Brussels questions EU capitals over approach to Islam
Following failed car bomb attacks at two UK airports leading to the arrest of Muslim suspects, Brussels is pooling ideas on how to tackle radical Islam and create a more tolerant "European" branch of the faith.
EU home affairs commissioner Franco Frattini is sending out an 18-question survey - seen by EUobserver - asking EU capitals how they address violent radicalisation, mainly related to an abusive interpretation of Islam.
Dear EUobserver reader
Subscribe now for unrestricted access to EUobserver.
Sign up for 30 days' free trial, no obligation. Full subscription only 15 € / month or 150 € / year.
- Unlimited access on desktop and mobile
- All premium articles, analysis, commentary and investigations
- EUobserver archives
EUobserver is the only independent news media covering EU affairs in Brussels and all 28 member states.
♡ We value your support.
If you already have an account click here to login.
"Unfortunately, one of the great religions of the world - Islam - is being abused to foster a new totalitarian ideology that challenges our way of life", Mr Frattini told journalists earlier this week (3 July).
"We have to find out what member states are doing here, to see how to learn from one another – namely, to protect the vast majority of Muslims who deplore this perversion of their religion", he added.
According to Brussels, the questionnaire is particularly designed to bring more clarity and transparency to mosques on EU territory including how they are financed as well as how their imams are recruited and trained.
"Those propagating violent extremist ideologies of some kind may try to influence education establishments", the paper notes, asking EU states "what policies or practical initiatives have you adopted in order to ensure that education establishments are not vulnerable to this type of influence?".
It continues by asking what policies are adopted on funding and supervision of religious schools, as well as what requirements are set by the state on the functions of a religious leader.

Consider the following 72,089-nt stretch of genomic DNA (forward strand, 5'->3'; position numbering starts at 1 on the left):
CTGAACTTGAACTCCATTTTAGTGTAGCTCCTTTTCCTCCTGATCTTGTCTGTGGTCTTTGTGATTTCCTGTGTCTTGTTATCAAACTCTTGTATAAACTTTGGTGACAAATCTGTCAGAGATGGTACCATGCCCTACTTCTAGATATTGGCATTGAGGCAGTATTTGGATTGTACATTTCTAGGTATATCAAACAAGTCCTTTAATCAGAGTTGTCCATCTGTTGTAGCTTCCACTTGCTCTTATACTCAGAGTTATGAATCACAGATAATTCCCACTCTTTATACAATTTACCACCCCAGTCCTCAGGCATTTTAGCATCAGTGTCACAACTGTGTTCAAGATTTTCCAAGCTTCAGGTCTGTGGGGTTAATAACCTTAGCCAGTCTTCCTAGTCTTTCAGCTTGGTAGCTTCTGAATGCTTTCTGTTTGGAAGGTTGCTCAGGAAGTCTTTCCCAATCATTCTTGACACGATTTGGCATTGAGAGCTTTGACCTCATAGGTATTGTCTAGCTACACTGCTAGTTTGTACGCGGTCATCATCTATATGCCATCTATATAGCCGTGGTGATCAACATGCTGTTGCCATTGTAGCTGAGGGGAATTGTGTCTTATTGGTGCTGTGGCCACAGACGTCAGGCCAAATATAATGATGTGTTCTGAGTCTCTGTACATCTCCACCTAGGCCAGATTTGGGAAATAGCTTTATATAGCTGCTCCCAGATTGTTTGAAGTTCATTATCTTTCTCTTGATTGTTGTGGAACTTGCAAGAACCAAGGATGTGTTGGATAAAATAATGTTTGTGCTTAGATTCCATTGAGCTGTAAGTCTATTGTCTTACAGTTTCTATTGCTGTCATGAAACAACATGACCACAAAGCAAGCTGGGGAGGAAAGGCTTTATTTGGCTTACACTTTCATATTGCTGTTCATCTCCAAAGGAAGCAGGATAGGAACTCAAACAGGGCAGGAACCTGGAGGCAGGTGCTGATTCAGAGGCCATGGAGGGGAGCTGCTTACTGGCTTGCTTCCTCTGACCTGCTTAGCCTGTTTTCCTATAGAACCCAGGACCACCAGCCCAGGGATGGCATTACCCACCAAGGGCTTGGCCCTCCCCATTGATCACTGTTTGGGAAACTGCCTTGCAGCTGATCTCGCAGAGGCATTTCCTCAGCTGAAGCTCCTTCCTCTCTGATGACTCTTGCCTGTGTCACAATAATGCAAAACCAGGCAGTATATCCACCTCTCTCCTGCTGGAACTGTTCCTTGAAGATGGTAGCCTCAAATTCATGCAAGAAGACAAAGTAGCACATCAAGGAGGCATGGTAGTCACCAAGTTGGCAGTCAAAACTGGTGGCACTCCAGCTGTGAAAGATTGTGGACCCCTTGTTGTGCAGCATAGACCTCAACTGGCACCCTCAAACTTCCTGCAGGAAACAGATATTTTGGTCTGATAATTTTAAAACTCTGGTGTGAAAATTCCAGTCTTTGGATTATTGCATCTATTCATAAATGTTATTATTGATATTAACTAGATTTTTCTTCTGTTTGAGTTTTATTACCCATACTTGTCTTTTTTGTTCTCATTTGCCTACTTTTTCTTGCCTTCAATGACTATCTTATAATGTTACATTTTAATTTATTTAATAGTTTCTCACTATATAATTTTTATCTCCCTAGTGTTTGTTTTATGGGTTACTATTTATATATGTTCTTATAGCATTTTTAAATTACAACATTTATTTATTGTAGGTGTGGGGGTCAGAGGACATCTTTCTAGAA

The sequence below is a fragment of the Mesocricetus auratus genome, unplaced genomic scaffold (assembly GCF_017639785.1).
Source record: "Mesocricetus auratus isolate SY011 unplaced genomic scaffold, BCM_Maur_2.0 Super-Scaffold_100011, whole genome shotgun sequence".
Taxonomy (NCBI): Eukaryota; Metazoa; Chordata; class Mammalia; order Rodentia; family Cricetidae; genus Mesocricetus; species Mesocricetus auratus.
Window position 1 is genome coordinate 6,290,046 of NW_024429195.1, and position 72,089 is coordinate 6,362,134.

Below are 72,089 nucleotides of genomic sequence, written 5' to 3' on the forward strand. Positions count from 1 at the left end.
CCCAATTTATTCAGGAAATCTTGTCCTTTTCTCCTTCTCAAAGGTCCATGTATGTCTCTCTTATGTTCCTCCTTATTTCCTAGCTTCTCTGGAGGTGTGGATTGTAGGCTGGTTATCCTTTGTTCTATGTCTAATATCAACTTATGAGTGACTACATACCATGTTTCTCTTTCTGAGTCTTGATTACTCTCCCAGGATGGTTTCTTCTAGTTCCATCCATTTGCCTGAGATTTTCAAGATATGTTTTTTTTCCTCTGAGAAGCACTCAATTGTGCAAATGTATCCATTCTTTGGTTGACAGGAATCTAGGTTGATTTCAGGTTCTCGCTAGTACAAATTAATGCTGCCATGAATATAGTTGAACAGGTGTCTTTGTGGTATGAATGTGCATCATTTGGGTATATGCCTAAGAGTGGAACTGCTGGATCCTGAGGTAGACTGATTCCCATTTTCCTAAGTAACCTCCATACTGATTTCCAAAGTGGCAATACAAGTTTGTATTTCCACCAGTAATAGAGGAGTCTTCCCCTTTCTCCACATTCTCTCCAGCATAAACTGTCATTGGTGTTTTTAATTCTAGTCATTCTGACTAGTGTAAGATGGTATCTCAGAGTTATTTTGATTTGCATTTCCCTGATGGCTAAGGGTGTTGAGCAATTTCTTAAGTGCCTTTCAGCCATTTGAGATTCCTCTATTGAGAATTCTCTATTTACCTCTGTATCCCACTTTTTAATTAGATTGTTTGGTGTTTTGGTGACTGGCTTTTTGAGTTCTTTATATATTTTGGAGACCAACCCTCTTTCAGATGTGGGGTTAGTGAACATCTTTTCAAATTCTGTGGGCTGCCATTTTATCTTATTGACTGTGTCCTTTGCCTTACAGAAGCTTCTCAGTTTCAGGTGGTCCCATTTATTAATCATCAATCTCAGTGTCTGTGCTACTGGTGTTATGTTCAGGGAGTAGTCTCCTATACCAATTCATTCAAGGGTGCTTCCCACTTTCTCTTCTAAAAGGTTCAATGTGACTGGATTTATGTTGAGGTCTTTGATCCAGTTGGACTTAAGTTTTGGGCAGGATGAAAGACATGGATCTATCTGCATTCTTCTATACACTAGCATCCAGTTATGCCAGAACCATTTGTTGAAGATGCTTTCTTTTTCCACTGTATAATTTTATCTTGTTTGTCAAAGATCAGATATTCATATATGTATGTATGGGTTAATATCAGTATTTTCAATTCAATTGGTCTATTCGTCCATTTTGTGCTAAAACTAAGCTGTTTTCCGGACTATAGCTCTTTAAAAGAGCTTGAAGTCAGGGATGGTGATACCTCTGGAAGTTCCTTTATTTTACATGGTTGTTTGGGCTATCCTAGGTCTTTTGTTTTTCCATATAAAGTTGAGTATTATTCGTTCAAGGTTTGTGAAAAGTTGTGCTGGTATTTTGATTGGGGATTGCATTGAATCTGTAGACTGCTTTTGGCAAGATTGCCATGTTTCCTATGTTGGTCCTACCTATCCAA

It also asks how EU member states are trying to diminish the threat of a radical having access to any form of chemical, biological, radiological and nuclear scientific knowledge.
EU states are expected to reply by the end of September.
The answers will then feed into a commission document, due for publication in 2008, that will present an EU-wide strategy on violent radicatization.
In addition, Mr Frattini is set to pursue and further the idea of establishing a so-called "European Islam" or "Islam de l'Europe" – something floated by France's then interior minister Nicolas Sarkozy in 2006.
"That is quite difficult and ambitious, but the time has come to put on the table a political discussion to protect the large majority of Muslims living here peacefully who deplore and fight against radicalisation and the distortion of Islam for purposes of violence and hatred", Mr Frattini said.
The concept is to have Islam "fully and unambiguously respecting values and sanctity of life cherished in Europe", Mr Frattini's spokesperson said on the idea, referring to "everything mentioned in the Charter of Fundamental Rights" - document laying out the economic, social and civic rights of EU citizens.
Meanwhile, a BBC commissioned report has unveiled that only eight percent of imams preaching in British mosques were born in the UK, while only six percent of them speak English as a first language.
Fifty percent of Muslim preachers come from Pakistan, twenty percent from Bangladesh and fifteen percent from India.
"The study reveals a deeply conservative body of individuals maintaining traditional languages, types of qualification and still largely recruited from the place of origin", the report's author, professor Ron Geaves, was cited as saying by the BBC.
In addition, the study has shown that while the imams are well-qualified in the traditional Islamic curriculum, they lack the skills to adapt to modern society.
"Although there are social religious and political reasons that drive a need to transform the Imamate to a 21st century British context there is as yet little sign of the mosque imams or their employers being ready to professionalise", Mr Geaves said.